However, its true that there are numerous things blown out of proportion because of the controversy surrounding it. If I had to say what I consider too much controversy, i would say it would be in events that ruin individuals who did not deserve it. People make mistakes, and the world moves on, but if you make a mistake and receive public attention because of it, the world freezes.


Some things cannot be forgiven, but others can, so when controversy blinds people from seeing the difference I get upset. But of course, that is only what 'I' consider too much controversy.


I hope I haven't gone off on a tangent and missed the point of your post, I apologise if I did.

In Topic: Game that needs a name and story ideas

09 November 2014 - 09:48 AM

you're looking for the wrong thing. your original post already has what I determine as the story idea, that is you have the basic plot and how you want the story to progress. What you're looking for is the fleshing out of the story, where it goes what happens etc. This is better left to you and your team to do. Then you can come back and present what you've done and we, as fellow writers, can offer suggestions or critic on what we agree/disagree within your choices.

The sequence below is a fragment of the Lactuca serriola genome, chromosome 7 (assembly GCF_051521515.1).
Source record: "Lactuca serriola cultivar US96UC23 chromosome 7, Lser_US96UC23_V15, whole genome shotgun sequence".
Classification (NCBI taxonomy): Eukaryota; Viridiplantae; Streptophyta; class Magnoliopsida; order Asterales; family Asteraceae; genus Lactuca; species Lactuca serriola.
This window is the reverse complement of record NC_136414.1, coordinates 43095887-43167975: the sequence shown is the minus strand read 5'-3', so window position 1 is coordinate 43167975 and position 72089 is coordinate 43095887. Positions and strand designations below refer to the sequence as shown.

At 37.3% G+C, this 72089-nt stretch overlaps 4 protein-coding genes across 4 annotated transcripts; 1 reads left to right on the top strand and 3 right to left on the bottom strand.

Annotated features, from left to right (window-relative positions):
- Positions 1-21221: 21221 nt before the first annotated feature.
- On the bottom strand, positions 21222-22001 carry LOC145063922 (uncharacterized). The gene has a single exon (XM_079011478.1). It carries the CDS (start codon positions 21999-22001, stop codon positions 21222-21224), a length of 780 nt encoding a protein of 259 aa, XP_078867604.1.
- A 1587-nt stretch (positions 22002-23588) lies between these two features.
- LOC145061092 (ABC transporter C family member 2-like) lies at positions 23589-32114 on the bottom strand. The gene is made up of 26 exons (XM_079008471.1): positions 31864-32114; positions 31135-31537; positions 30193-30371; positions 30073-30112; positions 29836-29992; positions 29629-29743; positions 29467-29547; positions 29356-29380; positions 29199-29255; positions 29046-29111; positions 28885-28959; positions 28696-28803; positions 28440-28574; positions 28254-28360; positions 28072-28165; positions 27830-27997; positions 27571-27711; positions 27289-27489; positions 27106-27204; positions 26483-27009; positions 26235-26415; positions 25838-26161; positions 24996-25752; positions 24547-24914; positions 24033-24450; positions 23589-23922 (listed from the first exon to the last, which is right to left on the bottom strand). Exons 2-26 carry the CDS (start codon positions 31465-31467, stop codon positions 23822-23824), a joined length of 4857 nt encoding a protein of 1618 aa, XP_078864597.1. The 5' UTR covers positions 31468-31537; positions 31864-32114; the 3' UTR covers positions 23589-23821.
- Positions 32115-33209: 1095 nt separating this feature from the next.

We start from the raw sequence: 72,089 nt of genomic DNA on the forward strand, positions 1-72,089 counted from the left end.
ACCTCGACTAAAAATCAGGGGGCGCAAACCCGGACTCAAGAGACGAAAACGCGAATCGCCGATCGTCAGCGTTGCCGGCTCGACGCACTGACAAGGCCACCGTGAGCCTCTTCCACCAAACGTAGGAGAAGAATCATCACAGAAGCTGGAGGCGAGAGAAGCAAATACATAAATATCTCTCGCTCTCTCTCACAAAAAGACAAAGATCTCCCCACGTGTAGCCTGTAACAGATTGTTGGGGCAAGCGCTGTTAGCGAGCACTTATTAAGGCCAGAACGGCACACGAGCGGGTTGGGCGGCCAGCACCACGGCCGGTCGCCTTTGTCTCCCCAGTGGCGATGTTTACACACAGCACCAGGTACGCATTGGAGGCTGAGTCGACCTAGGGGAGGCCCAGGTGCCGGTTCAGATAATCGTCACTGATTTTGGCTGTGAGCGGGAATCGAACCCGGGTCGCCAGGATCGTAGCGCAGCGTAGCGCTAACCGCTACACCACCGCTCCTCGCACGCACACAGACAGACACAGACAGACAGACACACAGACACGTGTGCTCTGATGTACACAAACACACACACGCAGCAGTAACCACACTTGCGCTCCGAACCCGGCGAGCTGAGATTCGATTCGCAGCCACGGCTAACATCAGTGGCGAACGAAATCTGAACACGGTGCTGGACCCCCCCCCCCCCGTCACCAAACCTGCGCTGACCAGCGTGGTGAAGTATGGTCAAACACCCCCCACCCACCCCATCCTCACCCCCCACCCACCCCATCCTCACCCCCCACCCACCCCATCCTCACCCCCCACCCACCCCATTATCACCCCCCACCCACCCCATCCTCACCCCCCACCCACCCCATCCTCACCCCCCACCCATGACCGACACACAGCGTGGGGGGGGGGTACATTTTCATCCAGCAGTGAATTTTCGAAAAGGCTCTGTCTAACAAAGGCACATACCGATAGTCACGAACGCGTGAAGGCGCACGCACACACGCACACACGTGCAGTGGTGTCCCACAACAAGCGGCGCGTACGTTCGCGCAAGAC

Once you've got a sound storyline and how it progresses, then you can decide on the gameplay. While generally I'm one to think that the storyline and gameplay are intertwined, and one cannot be progressed without the other, I consider comedy a different case. Since you are focusing on humor, I believe the development of the script is the priority. Only after you develop that script do you go back and decide on what gameplay you want to support this humor.


Finally, a name is something that can change during production. Because of this, most people put a place-holder name, a name quickly thought up that relates in some way to the game, to use as a referral and decides later on whether or not to change the name.

Note: the amount of publicity a game gets changes whether this happens or not. Publicising a name that may change later on can cause difficulty's with fans who have incorrect information. If you do decide to post-pone the naming decision, its best to make it very clear that the name you are using is temporary.

Technique: An easy name creation technique is to have your team run off a bunch of names that come to mind and start an elimination round until you get to the one you are most happy with.